distance from Winchester, but they were soon rallied, and preserved very good order during the rest of the day.
The First Brigade, Colonel Donnelly commanding, proceeded in good order to the right of the road, while the Third Brigade, Colonel Gordon commanding, proceeded to the left, going toward Martinsburg. I dispatched three officers to accompany the First Brigade and three to accompany the Third Brigade, myself remaining upon the road.
We had not much occasion to use our signals during the day until after we passed Bunker Hill, when by some means the officers got detached from the First Brigade and did not come up with it again, thus preventing any communication between the two columns. While at Martinsburg the corps was employed in transmitting signals for a short time. After leaving the latter place no signaling was done until we arrived at this place, when two stations wee immediately established, one upon either side of the river, where they were retained until last night, when all the troops were ordered on this side of the river. The corps arrived at this place all safe and well, losing none of our baggage, camp or garrison equipage.
I cannot say too much for the noble conduct displayed by the signal officers and men under my command, ever ready to endure fatigue and exposure upon the slightest call for duty.
I am, respectfully, your obedient servant,
W. W. ROWLEY,
First Lieutenant, 28th N. Y. Vols., Chief Signal Officer, in Command.
R. MORRIS COPELAND,
Assistant Adjutant-General and Major of Volunteers.
Numbers 11. Report of Captain James W. Abert, U. S. Topographical Engineers, of operations May 24.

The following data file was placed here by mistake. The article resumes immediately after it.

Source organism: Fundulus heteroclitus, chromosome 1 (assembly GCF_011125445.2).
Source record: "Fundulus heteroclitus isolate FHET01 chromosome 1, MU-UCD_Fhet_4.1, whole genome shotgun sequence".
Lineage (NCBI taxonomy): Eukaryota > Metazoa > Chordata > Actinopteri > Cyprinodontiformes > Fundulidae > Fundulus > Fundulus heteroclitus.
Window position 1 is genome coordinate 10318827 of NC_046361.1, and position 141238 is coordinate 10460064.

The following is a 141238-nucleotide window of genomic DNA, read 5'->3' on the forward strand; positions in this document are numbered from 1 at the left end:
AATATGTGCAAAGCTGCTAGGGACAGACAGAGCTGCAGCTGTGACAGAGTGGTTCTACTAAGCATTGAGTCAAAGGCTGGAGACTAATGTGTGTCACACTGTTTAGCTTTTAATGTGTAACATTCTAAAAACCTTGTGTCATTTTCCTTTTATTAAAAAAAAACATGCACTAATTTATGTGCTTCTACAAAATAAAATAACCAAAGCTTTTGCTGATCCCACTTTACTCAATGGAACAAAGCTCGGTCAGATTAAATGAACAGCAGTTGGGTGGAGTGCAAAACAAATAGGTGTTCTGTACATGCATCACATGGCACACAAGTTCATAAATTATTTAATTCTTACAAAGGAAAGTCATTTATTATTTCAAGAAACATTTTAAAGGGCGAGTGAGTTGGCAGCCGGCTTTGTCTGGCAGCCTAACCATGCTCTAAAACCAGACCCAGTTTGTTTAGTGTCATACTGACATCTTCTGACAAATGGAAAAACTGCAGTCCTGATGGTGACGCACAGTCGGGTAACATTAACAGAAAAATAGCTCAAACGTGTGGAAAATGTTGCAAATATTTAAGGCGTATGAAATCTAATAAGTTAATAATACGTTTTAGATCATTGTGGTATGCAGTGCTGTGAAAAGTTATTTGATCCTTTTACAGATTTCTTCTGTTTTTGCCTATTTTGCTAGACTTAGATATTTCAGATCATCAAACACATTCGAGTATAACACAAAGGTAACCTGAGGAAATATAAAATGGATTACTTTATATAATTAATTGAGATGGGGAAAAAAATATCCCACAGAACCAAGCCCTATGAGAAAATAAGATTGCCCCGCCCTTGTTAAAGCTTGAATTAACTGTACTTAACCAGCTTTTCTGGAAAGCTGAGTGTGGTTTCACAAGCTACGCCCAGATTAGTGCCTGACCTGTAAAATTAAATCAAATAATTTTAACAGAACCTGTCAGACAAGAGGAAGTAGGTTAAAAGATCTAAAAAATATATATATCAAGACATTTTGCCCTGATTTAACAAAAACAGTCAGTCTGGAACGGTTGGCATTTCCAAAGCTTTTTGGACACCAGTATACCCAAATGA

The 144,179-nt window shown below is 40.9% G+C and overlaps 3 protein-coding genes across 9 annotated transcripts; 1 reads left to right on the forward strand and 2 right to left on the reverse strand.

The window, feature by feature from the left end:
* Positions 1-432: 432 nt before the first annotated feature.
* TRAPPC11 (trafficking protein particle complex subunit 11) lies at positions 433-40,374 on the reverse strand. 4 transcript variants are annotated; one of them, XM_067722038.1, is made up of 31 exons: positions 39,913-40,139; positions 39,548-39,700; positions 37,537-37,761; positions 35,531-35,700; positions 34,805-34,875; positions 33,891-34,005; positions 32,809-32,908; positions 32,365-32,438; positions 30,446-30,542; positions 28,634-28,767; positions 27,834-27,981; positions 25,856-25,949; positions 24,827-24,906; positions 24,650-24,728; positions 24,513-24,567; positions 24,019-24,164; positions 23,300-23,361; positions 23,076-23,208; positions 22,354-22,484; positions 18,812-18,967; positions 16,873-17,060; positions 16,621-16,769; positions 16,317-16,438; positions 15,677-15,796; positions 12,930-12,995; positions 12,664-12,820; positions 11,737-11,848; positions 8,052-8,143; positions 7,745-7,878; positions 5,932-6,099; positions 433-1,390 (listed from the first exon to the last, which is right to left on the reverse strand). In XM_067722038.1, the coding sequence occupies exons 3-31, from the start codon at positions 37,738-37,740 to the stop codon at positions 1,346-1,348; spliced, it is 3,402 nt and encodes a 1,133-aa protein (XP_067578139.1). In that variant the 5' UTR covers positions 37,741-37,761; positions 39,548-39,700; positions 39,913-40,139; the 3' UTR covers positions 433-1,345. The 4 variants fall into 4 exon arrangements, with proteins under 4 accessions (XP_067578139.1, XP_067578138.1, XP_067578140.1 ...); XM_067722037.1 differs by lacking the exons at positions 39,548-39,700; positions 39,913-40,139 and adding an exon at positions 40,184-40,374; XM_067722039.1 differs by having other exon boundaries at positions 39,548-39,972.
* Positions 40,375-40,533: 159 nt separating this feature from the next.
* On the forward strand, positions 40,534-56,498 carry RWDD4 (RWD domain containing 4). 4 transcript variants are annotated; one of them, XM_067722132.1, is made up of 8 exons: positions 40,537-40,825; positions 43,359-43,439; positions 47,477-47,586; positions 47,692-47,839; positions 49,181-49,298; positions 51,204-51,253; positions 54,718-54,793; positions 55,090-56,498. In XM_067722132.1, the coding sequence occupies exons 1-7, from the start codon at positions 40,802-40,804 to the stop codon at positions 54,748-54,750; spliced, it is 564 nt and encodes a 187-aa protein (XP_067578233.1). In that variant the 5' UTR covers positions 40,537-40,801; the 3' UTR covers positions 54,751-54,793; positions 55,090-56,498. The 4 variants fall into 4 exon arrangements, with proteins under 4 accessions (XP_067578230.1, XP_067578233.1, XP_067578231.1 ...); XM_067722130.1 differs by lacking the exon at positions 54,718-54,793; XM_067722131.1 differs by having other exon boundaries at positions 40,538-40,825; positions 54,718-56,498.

HEADQUARTERS OF MAJOR-GENERAL BANKS,
Williamsport, Md., May 28, 1862.
GENERAL: I have the honor herewith to report as follows in regard to the operations of Saturday, May 24:
Having been ordered by the general-in-chief to burn the bridge over Cedar Creek as soon as I should receive final instructions, I detained Captain Collis' Zouaves to assist in carrying out your orders, and to hold the enemy in check in case he should rush down upon us and endeavor to save the bridge. In a neighboring barn I procured a tar-barrel, some straw, some commissary pork, and other inflammable materials, lit a fire close by, and waited until 3.30 o'clock. Finding the ford was in much better condition than the bridge, and that its destruction would be of no advantage to us, I concluded to follow on to Winchester.
In approaching Middletown I saw that the enemy had occupied the ridge on the east side of the town and was shelling some of our cavalry, General Hatch's, which turned off to the left (west), and again resumed their route to Winchester.
We were slowly approaching the town, when Captain Collis requested me to post his company. I desired the captain to walk to the top of the ridge to the east and look over it, when he reported the enemy